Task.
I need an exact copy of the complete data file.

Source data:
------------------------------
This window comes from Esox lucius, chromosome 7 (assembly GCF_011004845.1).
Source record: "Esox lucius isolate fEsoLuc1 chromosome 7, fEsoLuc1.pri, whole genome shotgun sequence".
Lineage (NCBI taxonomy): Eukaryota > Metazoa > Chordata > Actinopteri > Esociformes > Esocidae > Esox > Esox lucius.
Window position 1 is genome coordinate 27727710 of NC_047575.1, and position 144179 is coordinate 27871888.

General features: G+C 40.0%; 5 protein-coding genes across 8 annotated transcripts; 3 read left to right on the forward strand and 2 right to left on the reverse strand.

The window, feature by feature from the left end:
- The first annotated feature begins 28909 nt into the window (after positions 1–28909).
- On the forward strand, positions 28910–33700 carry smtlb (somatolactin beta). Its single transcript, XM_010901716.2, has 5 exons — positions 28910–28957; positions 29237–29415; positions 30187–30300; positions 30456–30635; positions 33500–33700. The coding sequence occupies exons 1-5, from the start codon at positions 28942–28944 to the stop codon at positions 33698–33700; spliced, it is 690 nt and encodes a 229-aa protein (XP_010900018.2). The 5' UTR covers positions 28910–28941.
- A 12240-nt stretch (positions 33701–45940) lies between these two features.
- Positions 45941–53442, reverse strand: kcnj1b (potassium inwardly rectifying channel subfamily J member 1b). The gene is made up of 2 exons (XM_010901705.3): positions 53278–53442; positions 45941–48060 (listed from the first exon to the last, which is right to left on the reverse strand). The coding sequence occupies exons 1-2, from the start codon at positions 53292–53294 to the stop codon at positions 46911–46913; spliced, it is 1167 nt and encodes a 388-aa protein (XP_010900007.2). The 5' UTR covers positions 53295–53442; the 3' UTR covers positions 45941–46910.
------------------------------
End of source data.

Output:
This window comes from Esox lucius, chromosome 7 (assembly GCF_011004845.1).
Source record: "Esox lucius isolate fEsoLuc1 chromosome 7, fEsoLuc1.pri, whole genome shotgun sequence".
Lineage (NCBI taxonomy): Eukaryota > Metazoa > Chordata > Actinopteri > Esociformes > Esocidae > Esox > Esox lucius.
Window position 1 is genome coordinate 27727710 of NC_047575.1, and position 144179 is coordinate 27871888.

General features: G+C 40.0%; 5 protein-coding genes across 8 annotated transcripts; 3 read left to right on the forward strand and 2 right to left on the reverse strand.

The window, feature by feature from the left end:
- The first annotated feature begins 28909 nt into the window (after positions 1–28909).
- On the forward strand, positions 28910–33700 carry smtlb (somatolactin beta). Its single transcript, XM_010901716.2, has 5 exons — positions 28910–28957; positions 29237–29415; positions 30187–30300; positions 30456–30635; positions 33500–33700. The coding sequence occupies exons 1-5, from the start codon at positions 28942–28944 to the stop codon at positions 33698–33700; spliced, it is 690 nt and encodes a 229-aa protein (XP_010900018.2). The 5' UTR covers positions 28910–28941.
- A 12240-nt stretch (positions 33701–45940) lies between these two features.
- Positions 45941–53442, reverse strand: kcnj1b (potassium inwardly rectifying channel subfamily J member 1b). The gene is made up of 2 exons (XM_010901705.3): positions 53278–53442; positions 45941–48060 (listed from the first exon to the last, which is right to left on the reverse strand). The coding sequence occupies exons 1-2, from the start codon at positions 53292–53294 to the stop codon at positions 46911–46913; spliced, it is 1167 nt and encodes a 388-aa protein (XP_010900007.2). The 5' UTR covers positions 53295–53442; the 3' UTR covers positions 45941–46910.